Spyware company faces legal action over alleged affair interception
A spyware maker is facing legal action after being told by a court that its software was used illegally for a man’s messages to be intercepted. Javier Luis’ messages were read by the husband of Catherine Zang, who Luis began a friendship with in 2009. The spyware, WebWatcher, was used to intercept messages sent between the pair over the course of many months. The messages were then used in evidence for divorce proceedings. The US appeal court has given Mr Luis the go-ahead to sue the company behind the software, Awareness Technologies. The software is able to log searches, web history, chat logs and e-mail threads.
Mr Luis says the software was used illegally to intercept his conversations with Ms Zange. Action taken by Mr Luis against Mr Zang and other anonymous parties has already been settled. Mr Luis pursued his case after his claims were initially dismissed by a district court. The pair never met face-to-face, but Mr Luis claimed he had been in a “caring relationship” with Ms Zang. Mr Zang installed the software on a computer shared with his wife to intercept communications in real time. He used the information given to him by the software to divorce Ms Zang in 2010.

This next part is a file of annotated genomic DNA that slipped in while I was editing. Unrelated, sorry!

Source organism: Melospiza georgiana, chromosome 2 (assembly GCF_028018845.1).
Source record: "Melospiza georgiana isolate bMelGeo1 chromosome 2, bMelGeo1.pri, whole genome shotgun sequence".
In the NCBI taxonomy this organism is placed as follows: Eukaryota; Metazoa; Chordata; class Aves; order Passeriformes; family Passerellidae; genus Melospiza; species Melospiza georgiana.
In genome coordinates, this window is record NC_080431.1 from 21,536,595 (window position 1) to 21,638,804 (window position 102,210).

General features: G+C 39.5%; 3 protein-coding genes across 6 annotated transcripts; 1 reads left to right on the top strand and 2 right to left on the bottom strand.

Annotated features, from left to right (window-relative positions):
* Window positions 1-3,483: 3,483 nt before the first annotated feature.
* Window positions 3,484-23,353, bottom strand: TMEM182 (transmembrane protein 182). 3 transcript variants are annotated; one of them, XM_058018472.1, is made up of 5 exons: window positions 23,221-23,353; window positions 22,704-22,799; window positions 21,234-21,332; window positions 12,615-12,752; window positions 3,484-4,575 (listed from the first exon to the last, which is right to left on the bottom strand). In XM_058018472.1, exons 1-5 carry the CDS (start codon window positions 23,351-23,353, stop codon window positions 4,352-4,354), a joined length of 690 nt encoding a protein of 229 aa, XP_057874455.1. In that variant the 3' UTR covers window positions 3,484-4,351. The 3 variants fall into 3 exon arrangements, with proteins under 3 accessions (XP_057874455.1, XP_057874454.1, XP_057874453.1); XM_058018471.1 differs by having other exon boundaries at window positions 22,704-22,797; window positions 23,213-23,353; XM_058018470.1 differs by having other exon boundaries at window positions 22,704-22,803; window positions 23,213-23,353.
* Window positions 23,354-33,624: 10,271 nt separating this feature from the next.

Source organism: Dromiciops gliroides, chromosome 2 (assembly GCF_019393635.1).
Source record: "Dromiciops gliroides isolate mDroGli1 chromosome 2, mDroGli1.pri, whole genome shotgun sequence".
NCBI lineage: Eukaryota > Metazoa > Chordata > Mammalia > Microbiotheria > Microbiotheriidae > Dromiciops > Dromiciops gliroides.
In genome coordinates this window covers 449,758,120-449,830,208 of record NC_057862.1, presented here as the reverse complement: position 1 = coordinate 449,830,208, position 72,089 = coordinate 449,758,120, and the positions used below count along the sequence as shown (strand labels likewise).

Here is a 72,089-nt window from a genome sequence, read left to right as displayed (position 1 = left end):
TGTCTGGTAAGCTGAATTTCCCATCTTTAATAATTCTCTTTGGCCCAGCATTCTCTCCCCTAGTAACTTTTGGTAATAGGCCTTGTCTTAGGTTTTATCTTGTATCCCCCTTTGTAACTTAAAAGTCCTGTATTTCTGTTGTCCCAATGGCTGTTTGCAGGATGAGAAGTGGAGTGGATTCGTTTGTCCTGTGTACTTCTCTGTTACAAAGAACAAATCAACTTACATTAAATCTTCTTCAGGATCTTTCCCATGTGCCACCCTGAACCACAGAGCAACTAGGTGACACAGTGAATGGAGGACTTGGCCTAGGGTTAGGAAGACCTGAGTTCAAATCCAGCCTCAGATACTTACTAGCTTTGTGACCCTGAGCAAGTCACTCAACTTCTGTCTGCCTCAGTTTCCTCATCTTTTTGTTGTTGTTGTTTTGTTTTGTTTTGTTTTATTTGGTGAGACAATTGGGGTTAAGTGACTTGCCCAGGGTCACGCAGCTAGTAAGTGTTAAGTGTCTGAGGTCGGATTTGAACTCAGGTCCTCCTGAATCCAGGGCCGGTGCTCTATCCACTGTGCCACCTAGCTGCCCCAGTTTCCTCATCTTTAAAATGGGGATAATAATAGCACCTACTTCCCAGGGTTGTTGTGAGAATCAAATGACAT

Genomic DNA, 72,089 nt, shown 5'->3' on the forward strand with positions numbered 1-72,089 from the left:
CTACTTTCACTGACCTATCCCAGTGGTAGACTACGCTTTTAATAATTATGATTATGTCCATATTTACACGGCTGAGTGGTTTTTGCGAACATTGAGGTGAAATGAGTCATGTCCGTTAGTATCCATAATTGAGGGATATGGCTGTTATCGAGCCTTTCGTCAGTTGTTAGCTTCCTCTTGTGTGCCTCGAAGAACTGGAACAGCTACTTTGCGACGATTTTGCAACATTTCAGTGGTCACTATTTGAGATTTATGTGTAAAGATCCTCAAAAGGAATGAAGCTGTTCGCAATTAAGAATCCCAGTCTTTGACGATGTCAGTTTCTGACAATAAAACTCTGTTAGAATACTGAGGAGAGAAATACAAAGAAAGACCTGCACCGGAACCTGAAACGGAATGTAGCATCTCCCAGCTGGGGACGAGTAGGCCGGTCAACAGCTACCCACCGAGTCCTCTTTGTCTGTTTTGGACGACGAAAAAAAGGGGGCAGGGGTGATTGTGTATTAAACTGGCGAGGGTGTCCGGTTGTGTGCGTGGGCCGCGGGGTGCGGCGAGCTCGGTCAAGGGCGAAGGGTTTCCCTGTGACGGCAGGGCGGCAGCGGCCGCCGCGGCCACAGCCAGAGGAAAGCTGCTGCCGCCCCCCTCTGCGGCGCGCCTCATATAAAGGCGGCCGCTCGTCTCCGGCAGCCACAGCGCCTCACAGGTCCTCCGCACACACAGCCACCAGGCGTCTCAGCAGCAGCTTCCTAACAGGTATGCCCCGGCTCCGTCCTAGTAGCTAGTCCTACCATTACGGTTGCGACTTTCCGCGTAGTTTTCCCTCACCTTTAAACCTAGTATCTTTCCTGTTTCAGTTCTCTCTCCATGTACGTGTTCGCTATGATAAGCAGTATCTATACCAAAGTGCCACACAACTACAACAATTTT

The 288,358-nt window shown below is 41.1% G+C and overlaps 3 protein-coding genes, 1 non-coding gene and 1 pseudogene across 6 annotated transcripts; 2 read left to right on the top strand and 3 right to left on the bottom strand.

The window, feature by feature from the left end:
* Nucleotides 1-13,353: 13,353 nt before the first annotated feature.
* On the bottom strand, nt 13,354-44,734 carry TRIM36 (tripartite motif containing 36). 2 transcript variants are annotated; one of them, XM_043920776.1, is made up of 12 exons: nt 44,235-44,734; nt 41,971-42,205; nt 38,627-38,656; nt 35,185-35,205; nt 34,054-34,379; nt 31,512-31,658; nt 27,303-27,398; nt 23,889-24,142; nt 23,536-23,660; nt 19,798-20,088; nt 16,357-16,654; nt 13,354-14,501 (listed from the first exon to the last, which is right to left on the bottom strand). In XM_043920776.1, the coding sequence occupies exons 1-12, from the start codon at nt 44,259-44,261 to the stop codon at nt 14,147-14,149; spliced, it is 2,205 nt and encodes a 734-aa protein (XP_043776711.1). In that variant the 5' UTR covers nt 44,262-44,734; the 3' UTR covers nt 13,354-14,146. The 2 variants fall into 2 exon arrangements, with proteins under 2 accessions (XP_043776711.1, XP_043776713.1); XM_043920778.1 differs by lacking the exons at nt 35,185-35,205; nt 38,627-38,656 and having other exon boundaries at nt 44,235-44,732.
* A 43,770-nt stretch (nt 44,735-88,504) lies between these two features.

Case set to continue
Further cases likely?
It’s thought the case is a big cause of concern for developers. The suit says the software violates a number of tapping laws whilst claiming its advertising is misleading. Companies using products like WebWatcher whilst their employees are checking personal e-mail with no knowledge that the software is running could be able to take action over their rights being violated. Developers marketing similar products could be worried about having legal action taken against them.
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